Below you’ll find a list of common characteristics to help you identify poisonous mushrooms of the Amanita genus. This list is by no means the final word! Weather and other environmental factors can change the shape of a mushroom, making it difficult to identify.
So please remember that this is just a guide to supplement learning, which should be done through books and especially guided forays. Don’t eat any mushroom-based on what you’ve read here!
All About Amanita Mushrooms
An Amanita forms as a small button in the shape of an egg. The outside of the “egg” is actually a layer of tissue surrounding the mushroom known as the “universal veil”. Often it will have a “partial veil” as well, which is a layer of tissue that covers just the gills before the mushroom is old enough to produce spores. Eventually, these veils break as the mushroom grows.
During the young button phase, it’s easy to mistake an Amanita for a puffball. This is why it’s so important to slice open a puffball mushroom and check to make sure it’s solid inside. Finding gills indicates that it’s not a puffball at all, but possibly a deadly Amanita.
While not all amanitas are deadly, some contain the powerful toxin amanitin. Amanitin is thought to be the most lethal of all mushroom toxins and is found in both the death cap and the destroying angel. For an interesting article on how poisonous mushrooms produce amanitin see this article from Science News.
Amanita Description and Common Traits
Below are common traits that will help you identify these poisonous mushrooms (with some visual aids, of course!).
1. Warts or scales on the cap. Note the off-colored “patches” on the top of the cap. These are the remnants of the universal veil that surrounds the mushroom when it is young. Sometimes these patches look more like rows of raised dots.
2. A parasol or umbrella-shaped cap. Each of these pictures is a good example of how an amanita cap is shaped, convex like a wide, upside-down letter U. Or, for my fellow math enthusiasts, like an inverted parabola!
3. The presence of a bulbous cup or sac around the base. This rounded cup is called the “volva” and is another remnant of the universal veil. It is often under the ground so you may have to gently dig up the mushroom to see it.
4. A white spore print. When an amanita cap is placed face down on a dark-colored sheet of paper, it will often leave a spore print that is white.
5. The presence of a ring around the stem. This ring, called the “annulus”, is where the partial veil was attached to the stem before it tore apart as the mushroom grew.
6. Gills that are thin and white. The underside of this example shows the white gills of an Amanita. Just another thing to look for when trying to identify poisonous mushrooms.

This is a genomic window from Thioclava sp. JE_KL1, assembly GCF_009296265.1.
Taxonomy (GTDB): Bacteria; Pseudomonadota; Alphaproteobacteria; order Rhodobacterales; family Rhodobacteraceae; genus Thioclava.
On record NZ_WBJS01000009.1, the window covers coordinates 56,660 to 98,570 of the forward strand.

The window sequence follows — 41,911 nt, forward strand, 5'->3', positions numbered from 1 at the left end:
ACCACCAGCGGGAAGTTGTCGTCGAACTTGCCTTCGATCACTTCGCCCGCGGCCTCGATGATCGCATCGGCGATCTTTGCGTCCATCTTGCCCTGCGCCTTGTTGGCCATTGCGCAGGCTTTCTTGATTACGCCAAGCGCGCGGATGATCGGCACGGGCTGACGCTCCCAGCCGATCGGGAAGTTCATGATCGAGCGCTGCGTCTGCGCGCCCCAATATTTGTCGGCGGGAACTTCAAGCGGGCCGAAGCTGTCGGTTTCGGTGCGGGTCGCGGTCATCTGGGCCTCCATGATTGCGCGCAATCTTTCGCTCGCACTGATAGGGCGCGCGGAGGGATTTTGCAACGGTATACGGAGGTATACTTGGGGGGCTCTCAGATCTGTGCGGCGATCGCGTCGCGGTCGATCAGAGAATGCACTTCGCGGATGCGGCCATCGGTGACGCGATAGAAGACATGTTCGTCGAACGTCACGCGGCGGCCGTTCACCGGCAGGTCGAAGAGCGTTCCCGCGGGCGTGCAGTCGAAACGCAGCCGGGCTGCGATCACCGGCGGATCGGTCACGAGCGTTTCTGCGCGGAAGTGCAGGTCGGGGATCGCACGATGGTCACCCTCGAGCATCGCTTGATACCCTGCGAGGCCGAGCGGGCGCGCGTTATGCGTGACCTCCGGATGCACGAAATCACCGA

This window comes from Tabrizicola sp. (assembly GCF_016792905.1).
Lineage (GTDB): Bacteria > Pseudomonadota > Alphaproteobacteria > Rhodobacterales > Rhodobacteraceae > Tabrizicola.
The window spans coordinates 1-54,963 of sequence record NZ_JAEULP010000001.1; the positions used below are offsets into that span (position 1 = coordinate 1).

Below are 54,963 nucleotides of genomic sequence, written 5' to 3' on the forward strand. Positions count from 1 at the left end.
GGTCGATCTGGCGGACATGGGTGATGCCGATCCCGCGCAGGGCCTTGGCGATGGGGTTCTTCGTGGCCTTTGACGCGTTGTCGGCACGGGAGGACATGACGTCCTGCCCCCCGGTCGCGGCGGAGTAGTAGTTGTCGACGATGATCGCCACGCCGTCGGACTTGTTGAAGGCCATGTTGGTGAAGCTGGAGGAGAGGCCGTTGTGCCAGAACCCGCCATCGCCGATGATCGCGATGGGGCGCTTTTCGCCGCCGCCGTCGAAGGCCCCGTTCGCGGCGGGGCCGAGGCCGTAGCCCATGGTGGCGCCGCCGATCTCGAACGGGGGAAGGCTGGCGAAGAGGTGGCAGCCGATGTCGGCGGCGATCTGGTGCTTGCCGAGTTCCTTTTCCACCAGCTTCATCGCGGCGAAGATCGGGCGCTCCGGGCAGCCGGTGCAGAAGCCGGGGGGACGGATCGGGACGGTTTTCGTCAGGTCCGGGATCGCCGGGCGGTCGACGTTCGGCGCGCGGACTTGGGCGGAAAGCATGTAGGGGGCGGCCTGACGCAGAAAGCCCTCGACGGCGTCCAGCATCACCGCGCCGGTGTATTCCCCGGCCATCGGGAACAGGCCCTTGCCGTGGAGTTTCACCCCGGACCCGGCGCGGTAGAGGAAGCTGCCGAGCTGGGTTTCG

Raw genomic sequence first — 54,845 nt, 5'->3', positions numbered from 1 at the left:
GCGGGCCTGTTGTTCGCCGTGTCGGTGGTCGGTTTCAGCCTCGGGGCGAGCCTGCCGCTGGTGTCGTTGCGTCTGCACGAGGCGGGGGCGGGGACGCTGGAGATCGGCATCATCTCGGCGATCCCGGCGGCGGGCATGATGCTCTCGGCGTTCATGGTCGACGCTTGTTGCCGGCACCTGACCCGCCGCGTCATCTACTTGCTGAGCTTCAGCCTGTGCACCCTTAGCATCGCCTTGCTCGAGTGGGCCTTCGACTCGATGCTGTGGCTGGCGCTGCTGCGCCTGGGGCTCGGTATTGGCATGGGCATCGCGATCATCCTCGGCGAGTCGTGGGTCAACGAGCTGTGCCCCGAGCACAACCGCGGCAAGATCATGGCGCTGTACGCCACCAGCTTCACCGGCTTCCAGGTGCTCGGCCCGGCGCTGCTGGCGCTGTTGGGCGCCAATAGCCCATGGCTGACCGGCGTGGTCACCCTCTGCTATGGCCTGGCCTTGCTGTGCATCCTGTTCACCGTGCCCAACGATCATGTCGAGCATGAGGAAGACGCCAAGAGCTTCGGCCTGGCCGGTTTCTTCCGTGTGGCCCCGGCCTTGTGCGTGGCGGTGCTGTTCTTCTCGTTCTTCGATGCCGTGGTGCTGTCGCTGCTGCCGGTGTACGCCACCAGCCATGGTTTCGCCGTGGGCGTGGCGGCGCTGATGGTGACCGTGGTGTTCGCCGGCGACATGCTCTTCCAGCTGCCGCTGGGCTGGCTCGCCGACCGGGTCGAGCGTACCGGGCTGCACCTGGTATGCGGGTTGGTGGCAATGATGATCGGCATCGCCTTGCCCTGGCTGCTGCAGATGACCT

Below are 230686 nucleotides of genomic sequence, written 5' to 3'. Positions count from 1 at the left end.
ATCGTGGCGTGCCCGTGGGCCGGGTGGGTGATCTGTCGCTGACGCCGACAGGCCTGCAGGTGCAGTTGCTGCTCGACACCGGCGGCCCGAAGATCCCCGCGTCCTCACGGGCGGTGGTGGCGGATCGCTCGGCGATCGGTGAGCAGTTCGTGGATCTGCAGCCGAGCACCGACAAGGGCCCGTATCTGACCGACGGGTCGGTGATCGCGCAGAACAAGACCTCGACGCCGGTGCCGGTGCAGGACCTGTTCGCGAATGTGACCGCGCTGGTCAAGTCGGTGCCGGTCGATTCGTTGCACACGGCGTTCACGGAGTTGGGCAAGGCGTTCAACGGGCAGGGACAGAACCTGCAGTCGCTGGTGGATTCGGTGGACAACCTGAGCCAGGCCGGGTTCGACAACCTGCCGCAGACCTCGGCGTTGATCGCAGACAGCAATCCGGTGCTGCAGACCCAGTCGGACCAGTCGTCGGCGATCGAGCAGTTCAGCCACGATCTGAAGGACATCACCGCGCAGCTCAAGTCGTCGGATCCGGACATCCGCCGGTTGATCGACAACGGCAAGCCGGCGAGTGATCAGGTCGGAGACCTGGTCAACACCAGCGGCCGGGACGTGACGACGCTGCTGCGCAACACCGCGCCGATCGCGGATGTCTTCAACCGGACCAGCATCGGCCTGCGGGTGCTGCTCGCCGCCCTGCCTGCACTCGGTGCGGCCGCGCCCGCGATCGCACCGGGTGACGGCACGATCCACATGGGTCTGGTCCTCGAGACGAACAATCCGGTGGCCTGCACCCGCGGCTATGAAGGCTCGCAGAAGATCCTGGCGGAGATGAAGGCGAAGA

Amanitas usually start appearing during the second half of the season, in summer and fall. Look for them in woodlands on the ground. In many places, they are quite common.
An Edible Amanita
There is one type of Amanita that is treasured as an incredibly delicious edible mushroom. This is the Caesar mushroom, and there are four species of Caesars in North America. This isn’t a mushroom for beginner foragers, but once you get more familiar with mushroom identification, it’s a good one to know.
Mushroom Identification Guides
Learning the basics of mushroom identification helps identify the poisonous and wonderfully edible species. Start with these guides to get down the basics, then make sure you get a book as back up. You should always confirm with 3-4 sources before consuming anything!
Knowing how to identify poisonous mushrooms will go a long way towards the prevention of poisoning yourself. Although there are some deadly species (and many more that will just make you sick), with the right knowledge and common sense mushroom hunting isn’t as dangerous as some would believe. Remember to never eat anything that you haven’t positively identified at least three times.
I have a question about amanitas, it seems you lump amanita muscaria in with the poisonous mushrooms, you don’t list it specifically, but you show pictures of it on your identifying poisonous amanitas section. Do you believe this specific variety of amanita to be poisonous?
There is a lot of controversy around this mushroom and we always err on the side of caution. This mushroom is poisonous. It probably won’t kill you, but you’ll feel very ill after eating A.muscaria if it is not properly cooked. There have been reported poisonings, usually from young kids eating a pretty mushroom they find. Or, from folks trying to have a hallucinogenic experience and just getting sick instead.
I know many cultures eat A.muscaria mushrooms after boiling them multiple times. But, unless you grow up knowing the technique and understanding how to prepare the mushroom to remove the toxins, it is not a good idea to eat it.
Thank you for the comment. I need to update that page to make it more clear about A.muscaria since that is the common “toadstool” mushroom everyone knows.